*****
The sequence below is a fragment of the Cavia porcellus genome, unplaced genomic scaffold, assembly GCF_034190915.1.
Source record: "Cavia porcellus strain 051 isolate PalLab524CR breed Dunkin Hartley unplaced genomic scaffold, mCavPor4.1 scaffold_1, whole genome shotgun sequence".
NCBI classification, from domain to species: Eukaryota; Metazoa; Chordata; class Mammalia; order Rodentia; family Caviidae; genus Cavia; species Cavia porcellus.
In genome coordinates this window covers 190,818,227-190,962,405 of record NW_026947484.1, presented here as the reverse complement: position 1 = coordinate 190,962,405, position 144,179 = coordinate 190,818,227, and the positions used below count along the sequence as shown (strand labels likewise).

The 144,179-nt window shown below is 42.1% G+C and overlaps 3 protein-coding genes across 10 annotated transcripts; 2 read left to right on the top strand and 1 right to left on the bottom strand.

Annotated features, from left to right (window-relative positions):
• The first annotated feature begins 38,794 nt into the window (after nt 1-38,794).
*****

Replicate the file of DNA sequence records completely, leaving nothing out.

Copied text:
The sequence below is a fragment of the Cavia porcellus genome, unplaced genomic scaffold, assembly GCF_034190915.1.
Source record: "Cavia porcellus strain 051 isolate PalLab524CR breed Dunkin Hartley unplaced genomic scaffold, mCavPor4.1 scaffold_1, whole genome shotgun sequence".
NCBI classification, from domain to species: Eukaryota; Metazoa; Chordata; class Mammalia; order Rodentia; family Caviidae; genus Cavia; species Cavia porcellus.
In genome coordinates this window covers 190,818,227-190,962,405 of record NW_026947484.1, presented here as the reverse complement: position 1 = coordinate 190,962,405, position 144,179 = coordinate 190,818,227, and the positions used below count along the sequence as shown (strand labels likewise).

The 144,179-nt window shown below is 42.1% G+C and overlaps 3 protein-coding genes across 10 annotated transcripts; 2 read left to right on the top strand and 1 right to left on the bottom strand.

Annotated features, from left to right (window-relative positions):
• The first annotated feature begins 38,794 nt into the window (after nt 1-38,794).